“We think, to have good food security, you might want to think beyond honey bees for pollination,” Black says. There are 4,000 native bee species in the U.S., and many can serve to pollinate crops, as they now do with other plants.

Xerces also is devoting more attention to freshwater mussels, which are found in urban waterways such as Johnson Creek in Southeast Portland and Gresham.

The mussels help filter out pollutants, and often are associated with cleaner waterways and higher salmon populations, Black says.

Not Portland-centric

Xerces is located several blocks east of the trendy part of Hawthorne, next to the Space Room and across the street from Mount Tabor Theater. Yet few know it’s there because it doesn’t post its name on the outside of the offices.

Black says the group has grown so fast it hasn’t gotten around to putting a sign up. But a sign also might prompt walk-in traffic, such as a passerby wanting scientists to identify a dead insect, that the staff don’t have time to handle.

Ironically, Xerces may be better known elsewhere than in its home town.

Though many of its projects are centered in the Northwest, it has found more funding opportunities in California and the Midwest, Black says.

It hasn’t been that easy to raise money for Portland-area community projects, such as in schools and garden groups, Black says. He speculates that’s partly because Northwest battles to protect iconic old-growth forests and salmon have dominated conservation efforts here, leaving less of an opening for Xerces Society efforts. That’s led it to seek opportunities across the globe.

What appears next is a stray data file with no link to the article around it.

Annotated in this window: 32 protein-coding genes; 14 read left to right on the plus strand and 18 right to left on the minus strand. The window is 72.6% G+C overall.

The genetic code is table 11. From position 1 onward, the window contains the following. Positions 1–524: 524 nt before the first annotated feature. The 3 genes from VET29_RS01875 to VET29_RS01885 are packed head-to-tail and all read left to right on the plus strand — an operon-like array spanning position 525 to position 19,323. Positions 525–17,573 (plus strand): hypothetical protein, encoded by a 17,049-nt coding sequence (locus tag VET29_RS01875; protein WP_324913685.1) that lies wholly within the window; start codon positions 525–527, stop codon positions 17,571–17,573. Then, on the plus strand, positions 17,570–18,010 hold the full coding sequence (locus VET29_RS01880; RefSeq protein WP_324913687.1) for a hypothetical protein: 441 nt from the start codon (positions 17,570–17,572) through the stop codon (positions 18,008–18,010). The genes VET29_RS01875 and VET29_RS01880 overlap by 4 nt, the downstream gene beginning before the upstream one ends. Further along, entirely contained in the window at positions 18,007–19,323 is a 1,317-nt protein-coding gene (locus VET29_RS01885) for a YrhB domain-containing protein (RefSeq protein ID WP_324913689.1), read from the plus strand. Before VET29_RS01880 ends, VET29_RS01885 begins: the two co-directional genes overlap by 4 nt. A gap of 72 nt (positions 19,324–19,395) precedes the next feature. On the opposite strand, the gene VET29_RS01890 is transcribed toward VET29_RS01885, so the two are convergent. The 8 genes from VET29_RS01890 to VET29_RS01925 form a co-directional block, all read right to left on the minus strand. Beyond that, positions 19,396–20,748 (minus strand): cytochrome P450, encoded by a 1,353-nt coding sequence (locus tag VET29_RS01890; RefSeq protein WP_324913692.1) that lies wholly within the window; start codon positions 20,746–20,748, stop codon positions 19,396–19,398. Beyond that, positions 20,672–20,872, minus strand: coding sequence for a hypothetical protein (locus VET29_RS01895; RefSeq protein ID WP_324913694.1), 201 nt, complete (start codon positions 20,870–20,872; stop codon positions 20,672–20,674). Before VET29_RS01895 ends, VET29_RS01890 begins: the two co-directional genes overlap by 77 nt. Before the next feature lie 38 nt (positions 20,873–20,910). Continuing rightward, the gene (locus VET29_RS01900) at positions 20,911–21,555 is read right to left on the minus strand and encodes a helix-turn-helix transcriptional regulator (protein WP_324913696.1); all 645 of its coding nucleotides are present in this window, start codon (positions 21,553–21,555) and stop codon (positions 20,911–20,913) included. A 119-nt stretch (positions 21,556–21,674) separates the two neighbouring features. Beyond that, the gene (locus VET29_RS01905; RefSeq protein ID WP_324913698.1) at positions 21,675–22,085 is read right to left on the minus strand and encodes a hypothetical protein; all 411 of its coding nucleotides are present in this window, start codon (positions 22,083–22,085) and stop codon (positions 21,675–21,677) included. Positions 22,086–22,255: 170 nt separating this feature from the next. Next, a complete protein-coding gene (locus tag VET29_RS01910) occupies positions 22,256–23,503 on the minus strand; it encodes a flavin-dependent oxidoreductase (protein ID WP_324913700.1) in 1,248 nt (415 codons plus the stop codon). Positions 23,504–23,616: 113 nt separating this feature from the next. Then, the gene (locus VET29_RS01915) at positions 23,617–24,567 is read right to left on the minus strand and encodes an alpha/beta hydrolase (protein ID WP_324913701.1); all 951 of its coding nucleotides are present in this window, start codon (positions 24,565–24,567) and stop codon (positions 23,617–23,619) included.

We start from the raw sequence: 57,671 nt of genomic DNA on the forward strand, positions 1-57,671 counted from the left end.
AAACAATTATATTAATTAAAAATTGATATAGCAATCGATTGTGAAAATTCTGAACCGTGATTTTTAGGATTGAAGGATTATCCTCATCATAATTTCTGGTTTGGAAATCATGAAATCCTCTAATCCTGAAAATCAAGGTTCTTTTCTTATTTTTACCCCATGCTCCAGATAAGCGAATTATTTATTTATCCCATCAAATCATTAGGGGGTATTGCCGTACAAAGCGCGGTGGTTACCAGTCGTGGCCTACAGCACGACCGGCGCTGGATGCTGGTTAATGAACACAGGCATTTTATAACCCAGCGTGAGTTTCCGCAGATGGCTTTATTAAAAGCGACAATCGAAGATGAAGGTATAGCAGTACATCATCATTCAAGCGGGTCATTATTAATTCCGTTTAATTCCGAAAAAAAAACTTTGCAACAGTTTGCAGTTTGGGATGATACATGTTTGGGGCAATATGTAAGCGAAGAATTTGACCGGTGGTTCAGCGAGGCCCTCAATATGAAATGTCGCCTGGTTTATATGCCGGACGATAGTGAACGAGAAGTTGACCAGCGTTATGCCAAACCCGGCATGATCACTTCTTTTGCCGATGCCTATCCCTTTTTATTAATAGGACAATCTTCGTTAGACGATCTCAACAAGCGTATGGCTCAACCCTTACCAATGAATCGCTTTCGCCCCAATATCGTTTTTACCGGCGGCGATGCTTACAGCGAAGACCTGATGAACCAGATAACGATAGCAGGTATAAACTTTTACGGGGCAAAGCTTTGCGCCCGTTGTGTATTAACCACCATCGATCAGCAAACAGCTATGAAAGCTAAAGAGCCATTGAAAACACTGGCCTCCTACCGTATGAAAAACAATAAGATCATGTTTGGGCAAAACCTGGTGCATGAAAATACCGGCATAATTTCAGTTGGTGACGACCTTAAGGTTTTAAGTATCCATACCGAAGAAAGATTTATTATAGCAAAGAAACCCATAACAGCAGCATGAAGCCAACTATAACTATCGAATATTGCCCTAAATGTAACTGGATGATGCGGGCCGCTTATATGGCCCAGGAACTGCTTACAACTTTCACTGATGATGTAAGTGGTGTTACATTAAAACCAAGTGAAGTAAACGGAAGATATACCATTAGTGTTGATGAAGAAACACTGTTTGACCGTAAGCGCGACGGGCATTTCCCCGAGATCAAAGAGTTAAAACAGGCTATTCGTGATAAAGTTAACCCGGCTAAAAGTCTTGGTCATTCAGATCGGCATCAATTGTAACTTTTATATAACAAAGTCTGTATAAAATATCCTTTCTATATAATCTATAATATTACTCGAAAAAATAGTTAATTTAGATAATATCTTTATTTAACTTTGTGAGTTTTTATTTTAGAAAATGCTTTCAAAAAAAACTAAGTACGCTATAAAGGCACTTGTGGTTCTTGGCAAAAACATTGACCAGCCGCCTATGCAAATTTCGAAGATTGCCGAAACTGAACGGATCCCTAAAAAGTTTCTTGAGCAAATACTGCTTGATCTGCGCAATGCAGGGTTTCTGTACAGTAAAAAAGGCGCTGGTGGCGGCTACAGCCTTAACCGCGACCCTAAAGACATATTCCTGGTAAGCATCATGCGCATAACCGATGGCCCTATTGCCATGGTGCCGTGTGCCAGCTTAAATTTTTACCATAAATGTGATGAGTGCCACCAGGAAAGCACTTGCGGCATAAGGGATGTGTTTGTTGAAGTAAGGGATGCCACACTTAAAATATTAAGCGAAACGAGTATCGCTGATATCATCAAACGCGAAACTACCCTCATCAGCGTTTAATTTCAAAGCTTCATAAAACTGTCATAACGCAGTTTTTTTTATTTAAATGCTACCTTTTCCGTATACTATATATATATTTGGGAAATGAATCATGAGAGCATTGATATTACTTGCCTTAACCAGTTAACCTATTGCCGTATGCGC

In mid-2010, Black was named to lead a new international butterfly specialist group convened by the International Union for Conservation of Nature.

Defending the Fender’s

One opportunity closer to home came several months ago, when a conservationist working to preserve the Fender’s blue butterfly grew frustrated with Yamhill County’s inaction to protect the dwindling species, and came to Xerces for help.

For years, scientists thought the Fender’s blue butterfly was extinct, until it was rediscovered in 1989.

The butterfly congregates around imperiled Kincaid’s lupine flowers and Willamette daisies. Fully 99 percent of its native prairie habitat has been replaced by farms or urban development, but the butterfly survives in isolated spots, such as Yamhill County roadsides.

“Our prairies in the Willamette Valley are much worse off than the old growth forests of the Northwest,” Black says.

The U.S. Fish and Wildlife Service, which is charged with enforcing the Endangered Species Act, pressed Yamhill County for several years to protect the Fender’s blue, which is listed as endangered under that act. The federal agency determined that Yamhill County was killing off the butterflies and flowers with its routine roadside grading, mowing and herbicide applications. The agency awarded Yamhill County a $391,000 grant to help develop a Habitat Conservation Plan. But Yamhill County commissioners voted against receiving the grant, prompting the litigation threat.

“We felt time was of the essence for this butterfly,” Black says.

Protecting species via lawsuits is not the normal course of action for the Xerces Society, which is largely made up of scientists who prefer to study animals and help others protect them.

But the society doesn’t want to see another butterfly species go extinct.

Not on its watch, and not in its backyard.